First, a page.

The officer who may have saved the life of Vice President Mike Pence could now be giving him the side-eye.
The cop hailed as a hero for leading a crowd of insurrectionists away from the Senate floor and potentially saving hundreds of lawmakers’ lives has, perhaps, left the vice president on read.
Vice President Mike Pence has reportedly reached out to thank Capitol Police Officer Eugene Goodman for his heroism on Jan. 6, but they have yet to connect.
A person close to the vice president, who will be leaving office on Wednesday, said Pence is “hopeful” the two will connect during his final attempts today.
Goodman was chased by a mob of pro-President Donald Trump rioters, and video footage shows him baiting a single man in front by pushing him in the chest. That man — Doug Jensen, who has since been arrested and charged in Iowa — and those behind him followed Goodman up another flight of stairs away from the unguarded door to the Senate chambers.
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Moments earlier, Pence had been at its podium certifying the results of the 2020 presidential election.
Pence was rushed out before the insurrectionists entered, and several members of his family were also present for the Capitol chaos. According to numerous reports, Trump never reached out to inquire about their safety.
As previously reported, Goodman’s bravery during the insurrection may result in him being honored with the Congressional Gold Medal. A bipartisan group of congressional members introduced a resolution on Thursday, nearly a week after the U.S. Capitol was breached, to recognize Goodman.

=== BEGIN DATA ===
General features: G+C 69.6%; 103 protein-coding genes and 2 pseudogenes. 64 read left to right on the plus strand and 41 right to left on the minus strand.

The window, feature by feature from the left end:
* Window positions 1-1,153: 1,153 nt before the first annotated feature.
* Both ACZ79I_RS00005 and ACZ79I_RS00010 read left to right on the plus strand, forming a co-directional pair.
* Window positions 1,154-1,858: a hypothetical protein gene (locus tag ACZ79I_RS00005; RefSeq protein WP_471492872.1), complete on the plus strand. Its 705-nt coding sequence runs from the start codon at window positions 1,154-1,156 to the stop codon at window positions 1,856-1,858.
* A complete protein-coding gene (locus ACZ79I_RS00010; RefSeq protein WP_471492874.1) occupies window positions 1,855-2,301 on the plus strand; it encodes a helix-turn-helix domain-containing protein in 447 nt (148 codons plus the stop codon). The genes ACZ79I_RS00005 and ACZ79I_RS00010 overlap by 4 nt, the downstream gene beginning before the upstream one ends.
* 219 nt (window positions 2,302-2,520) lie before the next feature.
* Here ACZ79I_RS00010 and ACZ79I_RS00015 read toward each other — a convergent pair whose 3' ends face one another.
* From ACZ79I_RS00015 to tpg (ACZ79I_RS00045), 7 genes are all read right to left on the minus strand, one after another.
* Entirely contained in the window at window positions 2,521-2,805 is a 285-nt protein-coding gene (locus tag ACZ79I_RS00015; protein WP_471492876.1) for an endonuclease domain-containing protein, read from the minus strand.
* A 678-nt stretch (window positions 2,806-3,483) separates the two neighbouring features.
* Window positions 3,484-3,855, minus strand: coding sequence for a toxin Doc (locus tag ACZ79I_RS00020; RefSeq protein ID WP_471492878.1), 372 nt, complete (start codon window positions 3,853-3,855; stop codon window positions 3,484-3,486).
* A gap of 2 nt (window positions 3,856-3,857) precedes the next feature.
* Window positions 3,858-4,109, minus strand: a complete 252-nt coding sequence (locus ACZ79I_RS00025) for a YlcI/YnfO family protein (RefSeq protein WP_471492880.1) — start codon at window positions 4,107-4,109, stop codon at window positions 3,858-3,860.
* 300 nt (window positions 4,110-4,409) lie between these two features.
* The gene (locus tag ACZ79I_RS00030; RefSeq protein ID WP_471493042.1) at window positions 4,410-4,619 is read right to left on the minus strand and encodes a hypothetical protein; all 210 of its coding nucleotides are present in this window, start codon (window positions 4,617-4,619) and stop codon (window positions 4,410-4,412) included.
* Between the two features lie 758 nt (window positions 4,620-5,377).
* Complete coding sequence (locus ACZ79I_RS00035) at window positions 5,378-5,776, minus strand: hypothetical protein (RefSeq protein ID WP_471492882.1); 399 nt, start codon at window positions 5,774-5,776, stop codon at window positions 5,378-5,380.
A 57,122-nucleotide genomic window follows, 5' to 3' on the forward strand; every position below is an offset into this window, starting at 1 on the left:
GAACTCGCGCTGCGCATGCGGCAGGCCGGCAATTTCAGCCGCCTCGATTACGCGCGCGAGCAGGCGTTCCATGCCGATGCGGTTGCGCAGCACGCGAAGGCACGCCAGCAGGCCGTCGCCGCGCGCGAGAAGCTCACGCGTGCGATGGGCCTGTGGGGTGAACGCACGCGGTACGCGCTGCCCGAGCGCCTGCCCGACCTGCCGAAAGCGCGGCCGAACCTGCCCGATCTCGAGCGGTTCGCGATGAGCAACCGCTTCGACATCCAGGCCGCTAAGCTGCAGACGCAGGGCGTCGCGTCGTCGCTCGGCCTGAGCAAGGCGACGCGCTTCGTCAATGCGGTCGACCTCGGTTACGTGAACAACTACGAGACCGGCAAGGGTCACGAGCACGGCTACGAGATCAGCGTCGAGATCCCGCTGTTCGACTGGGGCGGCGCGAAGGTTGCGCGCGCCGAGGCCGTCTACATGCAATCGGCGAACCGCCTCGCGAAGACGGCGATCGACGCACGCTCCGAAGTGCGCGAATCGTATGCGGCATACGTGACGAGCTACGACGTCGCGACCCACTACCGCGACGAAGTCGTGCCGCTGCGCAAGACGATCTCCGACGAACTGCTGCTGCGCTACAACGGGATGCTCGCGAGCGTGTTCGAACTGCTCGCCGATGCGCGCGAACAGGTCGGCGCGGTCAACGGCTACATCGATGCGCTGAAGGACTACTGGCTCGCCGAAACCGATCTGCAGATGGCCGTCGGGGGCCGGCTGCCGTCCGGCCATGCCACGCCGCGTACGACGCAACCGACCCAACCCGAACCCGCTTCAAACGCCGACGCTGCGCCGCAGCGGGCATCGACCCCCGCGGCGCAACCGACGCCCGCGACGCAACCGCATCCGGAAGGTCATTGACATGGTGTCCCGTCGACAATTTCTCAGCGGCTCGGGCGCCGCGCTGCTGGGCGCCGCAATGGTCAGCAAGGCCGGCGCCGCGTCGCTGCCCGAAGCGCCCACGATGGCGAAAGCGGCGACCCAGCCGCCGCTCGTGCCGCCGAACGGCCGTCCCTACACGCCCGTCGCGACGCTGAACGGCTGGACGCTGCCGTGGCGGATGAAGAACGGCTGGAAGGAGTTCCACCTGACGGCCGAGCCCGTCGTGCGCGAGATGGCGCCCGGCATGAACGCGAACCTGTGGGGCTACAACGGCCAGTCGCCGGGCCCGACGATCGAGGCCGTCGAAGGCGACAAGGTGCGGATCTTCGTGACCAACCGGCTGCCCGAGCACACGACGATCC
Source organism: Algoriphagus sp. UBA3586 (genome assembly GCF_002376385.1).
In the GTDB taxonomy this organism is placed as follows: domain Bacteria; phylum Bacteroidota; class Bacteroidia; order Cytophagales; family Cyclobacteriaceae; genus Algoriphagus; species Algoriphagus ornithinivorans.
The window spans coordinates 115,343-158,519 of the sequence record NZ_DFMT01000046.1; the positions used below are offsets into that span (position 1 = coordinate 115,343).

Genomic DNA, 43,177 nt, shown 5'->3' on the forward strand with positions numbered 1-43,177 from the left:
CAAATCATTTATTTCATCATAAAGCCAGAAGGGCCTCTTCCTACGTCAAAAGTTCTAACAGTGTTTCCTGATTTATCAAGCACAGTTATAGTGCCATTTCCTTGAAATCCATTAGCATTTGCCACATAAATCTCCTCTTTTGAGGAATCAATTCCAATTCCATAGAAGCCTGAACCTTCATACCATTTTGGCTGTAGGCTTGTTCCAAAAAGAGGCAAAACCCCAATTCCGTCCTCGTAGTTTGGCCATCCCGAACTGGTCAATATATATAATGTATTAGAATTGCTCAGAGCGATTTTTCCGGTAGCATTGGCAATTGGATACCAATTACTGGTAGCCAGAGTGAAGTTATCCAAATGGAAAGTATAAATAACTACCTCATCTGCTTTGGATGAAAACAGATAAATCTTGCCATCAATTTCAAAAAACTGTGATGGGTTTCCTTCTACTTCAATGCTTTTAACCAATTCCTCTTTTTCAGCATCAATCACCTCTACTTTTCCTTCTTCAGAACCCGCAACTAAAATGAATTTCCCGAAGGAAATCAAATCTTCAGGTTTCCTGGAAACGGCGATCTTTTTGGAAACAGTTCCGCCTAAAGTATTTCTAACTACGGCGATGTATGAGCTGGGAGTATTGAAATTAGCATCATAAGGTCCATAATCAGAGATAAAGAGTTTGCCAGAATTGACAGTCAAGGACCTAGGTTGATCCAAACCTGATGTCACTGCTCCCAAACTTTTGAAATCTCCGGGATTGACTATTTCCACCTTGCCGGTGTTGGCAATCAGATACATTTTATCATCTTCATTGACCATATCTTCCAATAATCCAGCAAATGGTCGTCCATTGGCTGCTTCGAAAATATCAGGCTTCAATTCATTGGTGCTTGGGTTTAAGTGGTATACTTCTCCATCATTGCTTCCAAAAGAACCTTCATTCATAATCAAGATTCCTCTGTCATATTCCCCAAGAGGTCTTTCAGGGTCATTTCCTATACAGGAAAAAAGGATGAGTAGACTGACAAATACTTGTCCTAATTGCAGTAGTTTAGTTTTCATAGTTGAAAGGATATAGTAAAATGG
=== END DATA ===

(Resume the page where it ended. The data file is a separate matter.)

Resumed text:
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“By putting his own life on the line and successfully, single-handedly leading insurrectionists away from the floor of the Senate Chamber, Officer Eugene Goodman performed his duty to protect Congress with distinction, and by his actions, Officer Goodman left an indelible mark on American history,” the House resolution reads.
Additionally, a U.S. expatriate, Renée Jacobs, has offered Goodman a free stay at her bed and breakfast in the south of France.
Since the Jan. 6 insurrection, Pence has been more present in public performing the functions of a commander-in-chief. He recently visited National Guard members, who are securing the Capitol Building from additional security threats in a district thick with protective military presence and anxious, hopeful residents.